Are you too accommodating?
Do you feel uncomfortable saying no?
If you have a hard time creating boundaries and find yourself drained from uncomfortable situations, I’m here to tell you that…YOU DESERVE MORE! Especially at this time of the year, demands professionally and personally, may seem endless, so I encourage you to take a pause and remind yourself how important you are and why it’s so important to set boundaries.
Whether it’s a romantic, family or business relationship, boundaries are invisible, but highly necessary barriers, rules or limits that keep us safe – physically, emotionally and spiritually. People with well-established boundaries typically enjoy relationships that are respectful, healthy and positive, full of communication and clarity. Without them, others’ behavior toward us has no limits.
“Daring to set boundaries is about having the courage to love ourselves even when we risk disappointing others,” says Brene Brown, Happily Imperfect (Psych Central).
WHY DO WE NEED THEM?
Establishing and keeping boundaries in our lives, both personally and professionally, set the stage for whatever behavior we’re willing to accept. Your boundaries are your values and are reflective of how much (or little!) you respect yourself.
The reality is this…NO boundaries = little/NO self-esteem or self-respect.
“If you are allowing someone to use you, manipulate you, and treat you poorly, then you must ask yourself what the relationship is reflecting in your relationship with yourself,” says therapist and best-selling author, Katherine Woodward Thomas in the book, Calling in ‘The One.’
- Without clearly defined boundaries you could find yourself…
- Being taken advantage of
- Justifying bad behavior
- Continuously disrespected
- In a repeat pattern of toxic relationships
- Not able to communicate your wants and needs
“If you are operating under the illusion that you can continue to hold onto people who you know are not good for you, and still create an extraordinary life filled with love and fulfillment, then you are fooling yourself. Toxic ties cost us and they cost us big time. If you are feeling stuck in your life, look to see who or what it is that you are stuck to,” continues Thomas.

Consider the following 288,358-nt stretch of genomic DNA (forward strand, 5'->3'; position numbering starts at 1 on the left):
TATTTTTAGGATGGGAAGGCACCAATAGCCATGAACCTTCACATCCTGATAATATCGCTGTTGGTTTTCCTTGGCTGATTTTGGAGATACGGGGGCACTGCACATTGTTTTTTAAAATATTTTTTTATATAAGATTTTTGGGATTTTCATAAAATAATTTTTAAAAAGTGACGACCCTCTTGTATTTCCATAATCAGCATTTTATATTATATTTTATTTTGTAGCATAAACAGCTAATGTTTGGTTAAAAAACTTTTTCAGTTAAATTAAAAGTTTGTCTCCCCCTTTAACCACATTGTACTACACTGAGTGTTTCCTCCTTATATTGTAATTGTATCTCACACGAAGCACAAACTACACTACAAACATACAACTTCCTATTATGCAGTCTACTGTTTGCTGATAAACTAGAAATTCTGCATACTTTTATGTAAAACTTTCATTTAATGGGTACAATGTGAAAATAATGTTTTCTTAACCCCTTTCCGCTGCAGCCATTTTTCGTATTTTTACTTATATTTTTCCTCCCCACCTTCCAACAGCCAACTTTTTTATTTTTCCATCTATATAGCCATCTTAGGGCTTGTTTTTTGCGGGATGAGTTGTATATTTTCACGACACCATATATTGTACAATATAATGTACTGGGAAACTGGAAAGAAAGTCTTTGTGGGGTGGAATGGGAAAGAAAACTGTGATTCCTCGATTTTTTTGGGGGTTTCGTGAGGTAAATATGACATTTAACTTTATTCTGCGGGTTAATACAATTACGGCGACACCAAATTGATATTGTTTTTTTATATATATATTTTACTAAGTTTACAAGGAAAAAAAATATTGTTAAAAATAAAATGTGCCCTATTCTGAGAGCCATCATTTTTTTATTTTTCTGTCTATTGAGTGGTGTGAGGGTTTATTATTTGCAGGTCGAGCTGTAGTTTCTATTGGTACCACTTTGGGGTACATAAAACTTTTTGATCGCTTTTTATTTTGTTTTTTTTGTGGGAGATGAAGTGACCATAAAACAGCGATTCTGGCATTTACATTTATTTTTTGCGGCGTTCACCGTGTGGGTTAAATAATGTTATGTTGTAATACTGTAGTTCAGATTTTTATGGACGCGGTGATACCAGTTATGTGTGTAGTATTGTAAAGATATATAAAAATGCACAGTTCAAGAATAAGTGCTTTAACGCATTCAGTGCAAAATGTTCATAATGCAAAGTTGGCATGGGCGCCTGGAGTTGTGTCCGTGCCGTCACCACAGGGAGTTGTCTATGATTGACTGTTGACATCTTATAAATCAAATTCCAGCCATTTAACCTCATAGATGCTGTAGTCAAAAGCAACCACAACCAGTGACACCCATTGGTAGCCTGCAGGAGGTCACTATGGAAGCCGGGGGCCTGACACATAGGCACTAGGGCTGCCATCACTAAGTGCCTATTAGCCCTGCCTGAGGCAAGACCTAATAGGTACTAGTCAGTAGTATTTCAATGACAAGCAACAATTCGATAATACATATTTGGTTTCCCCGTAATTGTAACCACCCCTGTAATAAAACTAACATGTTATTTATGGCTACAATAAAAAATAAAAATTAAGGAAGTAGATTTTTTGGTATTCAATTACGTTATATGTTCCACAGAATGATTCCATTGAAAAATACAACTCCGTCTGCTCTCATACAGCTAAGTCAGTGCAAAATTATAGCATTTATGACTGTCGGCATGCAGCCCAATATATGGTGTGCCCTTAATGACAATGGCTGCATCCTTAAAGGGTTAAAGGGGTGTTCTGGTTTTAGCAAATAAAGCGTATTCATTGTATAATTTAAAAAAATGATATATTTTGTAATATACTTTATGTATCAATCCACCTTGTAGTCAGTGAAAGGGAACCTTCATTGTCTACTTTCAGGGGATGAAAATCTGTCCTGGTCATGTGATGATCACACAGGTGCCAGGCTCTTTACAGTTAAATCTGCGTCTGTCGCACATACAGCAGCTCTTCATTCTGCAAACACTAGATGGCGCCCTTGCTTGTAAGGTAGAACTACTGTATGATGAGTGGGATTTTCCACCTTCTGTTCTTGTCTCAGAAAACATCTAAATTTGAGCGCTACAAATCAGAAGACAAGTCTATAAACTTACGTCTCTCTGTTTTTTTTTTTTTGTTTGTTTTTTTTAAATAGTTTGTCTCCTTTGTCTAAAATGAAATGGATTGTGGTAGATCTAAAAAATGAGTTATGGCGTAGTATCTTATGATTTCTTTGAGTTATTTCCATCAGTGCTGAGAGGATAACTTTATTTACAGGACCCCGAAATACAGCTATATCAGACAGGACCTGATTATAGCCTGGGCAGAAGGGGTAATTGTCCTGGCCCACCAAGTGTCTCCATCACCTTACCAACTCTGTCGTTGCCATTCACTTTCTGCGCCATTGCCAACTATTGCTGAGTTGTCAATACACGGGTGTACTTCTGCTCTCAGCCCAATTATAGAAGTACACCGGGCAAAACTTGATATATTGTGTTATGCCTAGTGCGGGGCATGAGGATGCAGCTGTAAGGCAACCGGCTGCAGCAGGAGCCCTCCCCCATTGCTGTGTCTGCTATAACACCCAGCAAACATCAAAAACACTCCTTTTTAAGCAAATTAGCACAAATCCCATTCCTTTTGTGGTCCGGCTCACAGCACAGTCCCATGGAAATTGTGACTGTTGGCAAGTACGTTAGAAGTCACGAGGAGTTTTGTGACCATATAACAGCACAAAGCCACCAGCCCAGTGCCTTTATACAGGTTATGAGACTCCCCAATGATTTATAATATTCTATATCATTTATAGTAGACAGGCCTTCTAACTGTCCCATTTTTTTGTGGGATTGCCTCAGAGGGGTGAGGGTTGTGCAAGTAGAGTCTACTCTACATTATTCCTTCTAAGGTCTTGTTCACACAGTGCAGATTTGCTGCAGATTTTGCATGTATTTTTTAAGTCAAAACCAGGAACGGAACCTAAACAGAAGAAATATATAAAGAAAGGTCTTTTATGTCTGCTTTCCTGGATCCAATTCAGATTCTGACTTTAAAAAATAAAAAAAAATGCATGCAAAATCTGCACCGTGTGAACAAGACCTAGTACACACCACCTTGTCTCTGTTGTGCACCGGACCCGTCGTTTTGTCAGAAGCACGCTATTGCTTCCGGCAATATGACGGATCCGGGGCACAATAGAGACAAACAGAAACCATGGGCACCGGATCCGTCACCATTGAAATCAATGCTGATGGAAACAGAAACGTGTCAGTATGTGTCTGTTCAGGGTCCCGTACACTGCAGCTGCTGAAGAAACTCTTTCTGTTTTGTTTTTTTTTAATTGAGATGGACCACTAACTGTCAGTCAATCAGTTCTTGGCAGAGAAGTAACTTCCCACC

Quite simply, boundaries are necessary for you and any positive relationship you want in your life.
HOW WE CAN TELL IF YOUR BOUNDARIES HAVE BEEN CROSSED/VIOLATED?
When a physical boundary has been broken, it’s easy to tell, but emotional and mental boundaries are a bit trickier. Ask yourself the following…
Do you have a hard time saying no?
Do people have little or no regard for your wishes?
Do you walk away from personal or professional exchanges feeling uncomfortable?
Do people assume or expect things from you?
Do you justify someone’s bad behavior?
Do you blame yourself if something goes wrong?
Do you doubt your decisions?
Do you feel shame?
If you say yes to one or more of the above questions, it’s possible that you have difficulty establishing boundaries, but fear not…please know that it’s NEVER too late to take action toward creating healthy boundaries.
SETTING & KEEPING BOUNDARIES IN YOUR LIFE
Here are 5 tips to establish and maintain better boundaries now.
- Decide your core values and know your limits.
What’s most important to you? What do you value? What has made you uncomfortable, angry or resentful in the past? Draw on these experiences to understand your threshold and clearly define behavior that is acceptable. Staying true to beliefs and actions that are non-negotiables is crucial when creating boundaries.
- Be direct and clear in your communication.